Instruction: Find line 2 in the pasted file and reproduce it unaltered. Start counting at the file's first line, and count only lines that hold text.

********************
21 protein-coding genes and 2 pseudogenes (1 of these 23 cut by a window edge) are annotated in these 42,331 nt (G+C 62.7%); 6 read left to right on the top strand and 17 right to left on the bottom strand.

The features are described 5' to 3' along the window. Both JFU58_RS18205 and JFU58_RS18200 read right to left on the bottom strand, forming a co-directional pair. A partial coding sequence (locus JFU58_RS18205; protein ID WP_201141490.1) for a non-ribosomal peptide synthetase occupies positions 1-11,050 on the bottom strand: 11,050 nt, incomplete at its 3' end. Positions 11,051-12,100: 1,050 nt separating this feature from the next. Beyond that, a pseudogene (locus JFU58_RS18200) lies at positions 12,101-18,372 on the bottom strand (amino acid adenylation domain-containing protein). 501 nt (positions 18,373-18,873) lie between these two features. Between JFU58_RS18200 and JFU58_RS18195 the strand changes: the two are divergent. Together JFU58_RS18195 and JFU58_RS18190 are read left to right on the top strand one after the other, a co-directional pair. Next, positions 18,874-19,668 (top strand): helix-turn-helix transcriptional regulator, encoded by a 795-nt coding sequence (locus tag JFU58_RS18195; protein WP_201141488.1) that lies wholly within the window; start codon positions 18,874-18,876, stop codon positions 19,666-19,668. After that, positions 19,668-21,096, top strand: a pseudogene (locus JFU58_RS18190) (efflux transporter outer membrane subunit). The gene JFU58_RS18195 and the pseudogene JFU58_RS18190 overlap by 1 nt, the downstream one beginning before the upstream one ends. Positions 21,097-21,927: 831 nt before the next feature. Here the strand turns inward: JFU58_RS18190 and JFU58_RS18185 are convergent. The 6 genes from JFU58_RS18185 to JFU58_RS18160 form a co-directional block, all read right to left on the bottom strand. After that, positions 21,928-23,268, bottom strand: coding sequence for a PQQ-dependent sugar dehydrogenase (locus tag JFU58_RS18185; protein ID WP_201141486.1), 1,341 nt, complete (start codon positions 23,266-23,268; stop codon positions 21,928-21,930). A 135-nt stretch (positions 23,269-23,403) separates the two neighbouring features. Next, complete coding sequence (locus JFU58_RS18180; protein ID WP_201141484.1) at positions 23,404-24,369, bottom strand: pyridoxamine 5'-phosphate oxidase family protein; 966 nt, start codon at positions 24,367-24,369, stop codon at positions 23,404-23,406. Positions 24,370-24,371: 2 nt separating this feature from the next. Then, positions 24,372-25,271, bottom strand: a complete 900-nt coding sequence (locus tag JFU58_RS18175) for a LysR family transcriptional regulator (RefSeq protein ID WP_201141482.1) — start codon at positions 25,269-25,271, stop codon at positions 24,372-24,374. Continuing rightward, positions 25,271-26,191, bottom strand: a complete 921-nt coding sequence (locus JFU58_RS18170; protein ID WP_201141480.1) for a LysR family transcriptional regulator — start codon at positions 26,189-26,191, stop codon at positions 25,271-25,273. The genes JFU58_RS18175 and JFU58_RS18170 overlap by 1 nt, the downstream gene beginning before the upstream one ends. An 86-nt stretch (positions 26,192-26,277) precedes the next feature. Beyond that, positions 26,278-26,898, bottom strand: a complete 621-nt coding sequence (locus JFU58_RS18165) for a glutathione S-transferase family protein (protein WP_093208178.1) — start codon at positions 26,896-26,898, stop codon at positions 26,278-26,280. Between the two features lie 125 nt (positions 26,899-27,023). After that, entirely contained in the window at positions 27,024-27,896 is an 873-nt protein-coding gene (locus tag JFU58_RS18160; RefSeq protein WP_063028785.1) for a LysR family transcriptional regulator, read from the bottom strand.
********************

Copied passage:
The features are described 5' to 3' along the window. Both JFU58_RS18205 and JFU58_RS18200 read right to left on the bottom strand, forming a co-directional pair. A partial coding sequence (locus JFU58_RS18205; protein ID WP_201141490.1) for a non-ribosomal peptide synthetase occupies positions 1-11,050 on the bottom strand: 11,050 nt, incomplete at its 3' end. Positions 11,051-12,100: 1,050 nt separating this feature from the next. Beyond that, a pseudogene (locus JFU58_RS18200) lies at positions 12,101-18,372 on the bottom strand (amino acid adenylation domain-containing protein). 501 nt (positions 18,373-18,873) lie between these two features. Between JFU58_RS18200 and JFU58_RS18195 the strand changes: the two are divergent. Together JFU58_RS18195 and JFU58_RS18190 are read left to right on the top strand one after the other, a co-directional pair. Next, positions 18,874-19,668 (top strand): helix-turn-helix transcriptional regulator, encoded by a 795-nt coding sequence (locus tag JFU58_RS18195; protein WP_201141488.1) that lies wholly within the window; start codon positions 18,874-18,876, stop codon positions 19,666-19,668. After that, positions 19,668-21,096, top strand: a pseudogene (locus JFU58_RS18190) (efflux transporter outer membrane subunit). The gene JFU58_RS18195 and the pseudogene JFU58_RS18190 overlap by 1 nt, the downstream one beginning before the upstream one ends. Positions 21,097-21,927: 831 nt before the next feature. Here the strand turns inward: JFU58_RS18190 and JFU58_RS18185 are convergent. The 6 genes from JFU58_RS18185 to JFU58_RS18160 form a co-directional block, all read right to left on the bottom strand. After that, positions 21,928-23,268, bottom strand: coding sequence for a PQQ-dependent sugar dehydrogenase (locus tag JFU58_RS18185; protein ID WP_201141486.1), 1,341 nt, complete (start codon positions 23,266-23,268; stop codon positions 21,928-21,930). A 135-nt stretch (positions 23,269-23,403) separates the two neighbouring features. Next, complete coding sequence (locus JFU58_RS18180; protein ID WP_201141484.1) at positions 23,404-24,369, bottom strand: pyridoxamine 5'-phosphate oxidase family protein; 966 nt, start codon at positions 24,367-24,369, stop codon at positions 23,404-23,406. Positions 24,370-24,371: 2 nt separating this feature from the next. Then, positions 24,372-25,271, bottom strand: a complete 900-nt coding sequence (locus tag JFU58_RS18175) for a LysR family transcriptional regulator (RefSeq protein ID WP_201141482.1) — start codon at positions 25,269-25,271, stop codon at positions 24,372-24,374. Continuing rightward, positions 25,271-26,191, bottom strand: a complete 921-nt coding sequence (locus JFU58_RS18170; protein ID WP_201141480.1) for a LysR family transcriptional regulator — start codon at positions 26,189-26,191, stop codon at positions 25,271-25,273. The genes JFU58_RS18175 and JFU58_RS18170 overlap by 1 nt, the downstream gene beginning before the upstream one ends. An 86-nt stretch (positions 26,192-26,277) precedes the next feature. Beyond that, positions 26,278-26,898, bottom strand: a complete 621-nt coding sequence (locus JFU58_RS18165) for a glutathione S-transferase family protein (protein WP_093208178.1) — start codon at positions 26,896-26,898, stop codon at positions 26,278-26,280. Between the two features lie 125 nt (positions 26,899-27,023). After that, entirely contained in the window at positions 27,024-27,896 is an 873-nt protein-coding gene (locus tag JFU58_RS18160; RefSeq protein WP_063028785.1) for a LysR family transcriptional regulator, read from the bottom strand.